Here are a few resources you may like to pass on to your friend. The first was emailed to me by B after our meeting – Thank you!

Fish Feel | Advocating for Fish Worldwide

S – TO KILL OR NOT TO KILL The Spotted Lanternfly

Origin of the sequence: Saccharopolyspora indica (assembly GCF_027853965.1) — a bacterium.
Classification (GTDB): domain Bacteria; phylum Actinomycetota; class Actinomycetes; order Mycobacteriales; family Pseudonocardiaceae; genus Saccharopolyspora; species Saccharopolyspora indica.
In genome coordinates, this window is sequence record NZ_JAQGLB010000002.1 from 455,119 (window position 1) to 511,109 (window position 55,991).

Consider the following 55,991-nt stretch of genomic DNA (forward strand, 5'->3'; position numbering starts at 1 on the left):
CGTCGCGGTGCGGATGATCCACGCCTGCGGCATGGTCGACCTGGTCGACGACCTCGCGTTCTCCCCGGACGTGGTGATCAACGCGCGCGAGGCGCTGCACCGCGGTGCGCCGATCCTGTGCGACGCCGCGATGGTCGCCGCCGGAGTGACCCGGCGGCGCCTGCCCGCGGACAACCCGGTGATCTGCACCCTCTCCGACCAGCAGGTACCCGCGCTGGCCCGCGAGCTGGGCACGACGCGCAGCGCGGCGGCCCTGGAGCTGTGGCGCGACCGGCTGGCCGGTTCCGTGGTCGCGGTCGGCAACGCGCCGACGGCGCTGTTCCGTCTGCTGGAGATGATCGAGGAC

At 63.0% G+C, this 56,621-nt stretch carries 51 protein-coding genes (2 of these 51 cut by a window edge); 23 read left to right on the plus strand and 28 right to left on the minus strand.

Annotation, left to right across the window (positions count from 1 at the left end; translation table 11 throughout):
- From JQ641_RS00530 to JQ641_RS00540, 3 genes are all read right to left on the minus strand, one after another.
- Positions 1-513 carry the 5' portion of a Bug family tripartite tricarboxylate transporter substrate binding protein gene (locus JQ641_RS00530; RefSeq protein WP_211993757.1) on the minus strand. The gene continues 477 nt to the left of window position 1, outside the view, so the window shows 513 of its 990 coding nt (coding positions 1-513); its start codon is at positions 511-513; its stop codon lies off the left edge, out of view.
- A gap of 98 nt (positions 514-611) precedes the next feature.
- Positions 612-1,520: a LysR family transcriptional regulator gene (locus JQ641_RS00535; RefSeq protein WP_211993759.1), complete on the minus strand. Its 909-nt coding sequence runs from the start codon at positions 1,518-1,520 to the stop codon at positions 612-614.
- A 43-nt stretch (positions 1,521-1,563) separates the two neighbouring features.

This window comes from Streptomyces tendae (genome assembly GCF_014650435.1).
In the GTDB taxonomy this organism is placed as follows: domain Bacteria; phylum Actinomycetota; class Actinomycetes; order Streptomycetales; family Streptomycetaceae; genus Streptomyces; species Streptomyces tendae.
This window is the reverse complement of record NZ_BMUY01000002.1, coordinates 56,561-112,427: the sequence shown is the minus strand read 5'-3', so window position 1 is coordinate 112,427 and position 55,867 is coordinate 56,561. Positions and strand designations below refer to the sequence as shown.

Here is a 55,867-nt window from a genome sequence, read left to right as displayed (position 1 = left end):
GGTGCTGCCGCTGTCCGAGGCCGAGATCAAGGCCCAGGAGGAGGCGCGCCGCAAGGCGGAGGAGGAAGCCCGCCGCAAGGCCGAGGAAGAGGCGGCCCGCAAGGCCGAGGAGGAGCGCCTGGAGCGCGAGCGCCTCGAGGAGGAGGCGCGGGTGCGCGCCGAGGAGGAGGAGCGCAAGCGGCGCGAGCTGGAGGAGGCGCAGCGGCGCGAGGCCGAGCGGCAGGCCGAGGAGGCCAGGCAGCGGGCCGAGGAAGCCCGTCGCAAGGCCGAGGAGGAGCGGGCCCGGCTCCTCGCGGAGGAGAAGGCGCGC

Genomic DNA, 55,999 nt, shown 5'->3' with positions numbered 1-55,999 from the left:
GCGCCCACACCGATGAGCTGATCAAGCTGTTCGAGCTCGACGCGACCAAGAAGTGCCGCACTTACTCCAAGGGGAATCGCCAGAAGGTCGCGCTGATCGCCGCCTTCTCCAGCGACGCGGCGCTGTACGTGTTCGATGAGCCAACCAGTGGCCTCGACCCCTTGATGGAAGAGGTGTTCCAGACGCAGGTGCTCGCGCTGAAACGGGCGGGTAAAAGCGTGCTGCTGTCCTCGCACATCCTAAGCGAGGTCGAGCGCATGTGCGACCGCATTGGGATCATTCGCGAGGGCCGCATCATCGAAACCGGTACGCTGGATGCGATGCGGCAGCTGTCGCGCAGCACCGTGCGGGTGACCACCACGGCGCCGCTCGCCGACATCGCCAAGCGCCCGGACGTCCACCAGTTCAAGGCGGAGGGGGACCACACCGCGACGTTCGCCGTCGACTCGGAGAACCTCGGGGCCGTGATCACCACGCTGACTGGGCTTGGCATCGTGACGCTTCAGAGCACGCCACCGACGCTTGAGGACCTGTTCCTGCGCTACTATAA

Tough one S. It comes down to a question of whether or not killing is ever a justifiable thing to do. When people ask me why I’m vegan, I say because I don’t want to ever unnecessarily hurt anyone. It’s that word, “unnecessarily” that trips me up sometimes. If a human attacked me or someone near me, I’m pretty sure I’d resort to hurting them to ensure my own or someone else’s safety. In this case, though, we’re talking about innocent insects that are just doing what they do to survive and are only a problem because humans relocated them. It’s a real bummer. D said nature will probably take care of this problem within a few years. A non-human predator will show up. But, how much destruction will occur between now and then? And, will this other predator represent less suffering for the lanternfly or does it just let me off the hook? I’m honestly not sure what is right or wrong here but here’s what I think – You personally do not have to kill the spotted lanternfly. I think also it might help to know that you’re not alone. I found this Reddit thread of people questioning the same thing: